If you were plugged into social media at all last week, it was hard to avoid the Kony 2012 campaign. For those who managed to avoid it, the campaign centres around a video produced by the group “Invisible Children,” and targets Joseph Kony, the enigmatic leader of the Lord’s Resistance Army (LRA), a rebel group originating in Northern Uganda. The video is a glossy attempt to create a heartfelt response: hundreds of children fleeing their homes after witnessing the murders of their siblings, the well-edited presentation of inspiring quotes, and the implied promise of motivated youth making a difference. The video describes Kony simply as a “bad man” who makes others do “bad things,” and ends with a three step solution: sign the pledge, buy the merchandise, and make noise to pressure the United States government to increase their “advisors” in the region.
And despite criticism of the video flooding the internet, it proposes a change. After all, the desire to bring someone to justice is a valid concern, and the sheer fact that there are at least 40 million people are now aware of the issue is commendable. The slick use of social media to spread their message makes the video nothing short of brilliant.
This internet sensation shows that millions of people are willing to give the message a chance, that over 15 million dollars worth of donations have been raised toward a cause that has inspired people to “vote with their wallets,” which may, in these hard economic times, be more influential than voting at the polls. While I may not agree with the “White Man’s Burden” undertones in the video or the oversimplification of the issue (highlighted here), the video has reached a large subset of the population that did not know the LRA existed, and may not even have known where Uganda was on the map.
In fact, Invisible Children’s singular message is a noble one: “Where you live, shouldn’t determine whether you live.”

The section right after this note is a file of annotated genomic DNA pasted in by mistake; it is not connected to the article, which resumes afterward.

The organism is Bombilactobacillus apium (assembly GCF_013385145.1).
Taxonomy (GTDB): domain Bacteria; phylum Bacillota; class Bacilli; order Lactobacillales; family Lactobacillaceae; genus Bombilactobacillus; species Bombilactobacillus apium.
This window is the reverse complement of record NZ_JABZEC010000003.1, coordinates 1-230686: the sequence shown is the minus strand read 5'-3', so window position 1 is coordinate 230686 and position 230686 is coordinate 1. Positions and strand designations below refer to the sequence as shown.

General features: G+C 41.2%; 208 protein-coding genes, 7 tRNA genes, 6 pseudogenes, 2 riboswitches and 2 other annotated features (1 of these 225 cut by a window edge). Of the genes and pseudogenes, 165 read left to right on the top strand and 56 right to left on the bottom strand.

But why should that be limited to catching Joseph Kony?
In the health care sector alone, for example, hundreds of thousands of organisations have been working toward this exact principle. These organisations, like Invisible Children, wish to benefit children who are dying, to better the lives of those in remote areas of the world. They target issues such as family planning, nutritional education and the empowerment of women by providing girls and mothers with the tools to take care of themselves and their families. They need support and funding at the same level as, if not more than, groups like Invisible Children.
Sure, finding Kony is important. Seeking justice is important. For the sake of everyone who has been influenced by the Kony 2012 message, I hope he is brought before the ICC with haste. But once it’s all over, let’s not become complacent. If we really want to help the victims of the LRA, let’s get angry about providing appropriate mental health facilities to help those affected by PTSD. Let’s provide opportunities for economic advancement so that Northern Ugandans can create their own LRA-free future.Let’s focus on research for “nodding disease,” a sickness with a completely unknown origin, that affects hundreds of Ugandan children every year.
And why stop there?
Let’s use our newfound means of popular democracy to continue toward global change. Let’s use our voices to highlight how polio, for example, is on the verge of eradication. Let’s plaster the streets of our major cities with posters screaming “Polio 2012,” demanding that our governments provide funding and resources in areas where polio is still a problem. Let’s pressure our governments to continue programs that help the poorest gain access to clean water, nutritious food, and sanitary conditions. Let’s look inwards and get angry about the status of our poorest citizens, and demand that they have access to the same quality of health care available to those in the highest economic strata.
Let’s make videos, sell bracelets, and sign petitions to make sure that at least 40 million people are familiar with the issue, so that the message can reach the few who have the power to actually make a difference.
Image from: http://www.newstatesman.com/blogs/the-staggers/2012/03/invisible-children-film-kony
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